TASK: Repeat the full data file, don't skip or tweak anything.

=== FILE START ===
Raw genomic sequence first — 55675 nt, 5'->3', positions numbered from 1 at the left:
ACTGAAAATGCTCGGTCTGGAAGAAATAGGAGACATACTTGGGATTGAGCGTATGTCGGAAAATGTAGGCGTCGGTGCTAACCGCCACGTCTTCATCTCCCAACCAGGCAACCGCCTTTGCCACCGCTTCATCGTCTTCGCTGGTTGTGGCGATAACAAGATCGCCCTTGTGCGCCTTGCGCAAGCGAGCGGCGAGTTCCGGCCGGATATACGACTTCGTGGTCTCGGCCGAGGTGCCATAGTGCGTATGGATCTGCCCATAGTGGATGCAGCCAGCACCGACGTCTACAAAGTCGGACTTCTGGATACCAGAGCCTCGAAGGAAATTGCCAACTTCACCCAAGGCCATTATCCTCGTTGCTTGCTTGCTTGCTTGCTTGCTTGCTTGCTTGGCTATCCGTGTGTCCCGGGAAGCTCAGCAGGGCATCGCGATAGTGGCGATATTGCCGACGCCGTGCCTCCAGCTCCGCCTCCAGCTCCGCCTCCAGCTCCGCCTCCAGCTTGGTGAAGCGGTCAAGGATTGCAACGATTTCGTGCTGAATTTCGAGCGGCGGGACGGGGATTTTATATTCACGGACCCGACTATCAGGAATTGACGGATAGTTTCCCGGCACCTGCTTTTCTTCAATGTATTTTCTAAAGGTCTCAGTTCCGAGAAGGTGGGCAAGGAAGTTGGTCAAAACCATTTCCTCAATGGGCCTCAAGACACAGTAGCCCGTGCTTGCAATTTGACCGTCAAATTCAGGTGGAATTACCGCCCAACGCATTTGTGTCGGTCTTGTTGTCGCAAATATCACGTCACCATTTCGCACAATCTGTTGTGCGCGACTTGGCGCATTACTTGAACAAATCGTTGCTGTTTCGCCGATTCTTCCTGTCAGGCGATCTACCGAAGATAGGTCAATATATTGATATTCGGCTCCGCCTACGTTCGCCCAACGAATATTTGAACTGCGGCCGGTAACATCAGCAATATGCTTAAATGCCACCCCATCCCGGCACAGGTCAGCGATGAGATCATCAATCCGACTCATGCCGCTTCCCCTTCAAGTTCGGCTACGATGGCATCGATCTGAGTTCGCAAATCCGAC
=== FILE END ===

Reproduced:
Raw genomic sequence first — 55675 nt, 5'->3', positions numbered from 1 at the left:
ACTGAAAATGCTCGGTCTGGAAGAAATAGGAGACATACTTGGGATTGAGCGTATGTCGGAAAATGTAGGCGTCGGTGCTAACCGCCACGTCTTCATCTCCCAACCAGGCAACCGCCTTTGCCACCGCTTCATCGTCTTCGCTGGTTGTGGCGATAACAAGATCGCCCTTGTGCGCCTTGCGCAAGCGAGCGGCGAGTTCCGGCCGGATATACGACTTCGTGGTCTCGGCCGAGGTGCCATAGTGCGTATGGATCTGCCCATAGTGGATGCAGCCAGCACCGACGTCTACAAAGTCGGACTTCTGGATACCAGAGCCTCGAAGGAAATTGCCAACTTCACCCAAGGCCATTATCCTCGTTGCTTGCTTGCTTGCTTGCTTGCTTGCTTGCTTGGCTATCCGTGTGTCCCGGGAAGCTCAGCAGGGCATCGCGATAGTGGCGATATTGCCGACGCCGTGCCTCCAGCTCCGCCTCCAGCTCCGCCTCCAGCTCCGCCTCCAGCTTGGTGAAGCGGTCAAGGATTGCAACGATTTCGTGCTGAATTTCGAGCGGCGGGACGGGGATTTTATATTCACGGACCCGACTATCAGGAATTGACGGATAGTTTCCCGGCACCTGCTTTTCTTCAATGTATTTTCTAAAGGTCTCAGTTCCGAGAAGGTGGGCAAGGAAGTTGGTCAAAACCATTTCCTCAATGGGCCTCAAGACACAGTAGCCCGTGCTTGCAATTTGACCGTCAAATTCAGGTGGAATTACCGCCCAACGCATTTGTGTCGGTCTTGTTGTCGCAAATATCACGTCACCATTTCGCACAATCTGTTGTGCGCGACTTGGCGCATTACTTGAACAAATCGTTGCTGTTTCGCCGATTCTTCCTGTCAGGCGATCTACCGAAGATAGGTCAATATATTGATATTCGGCTCCGCCTACGTTCGCCCAACGAATATTTGAACTGCGGCCGGTAACATCAGCAATATGCTTAAATGCCACCCCATCCCGGCACAGGTCAGCGATGAGATCATCAATCCGACTCATGCCGCTTCCCCTTCAAGTTCGGCTACGATGGCATCGATCTGAGTTCGCAAATCCGAC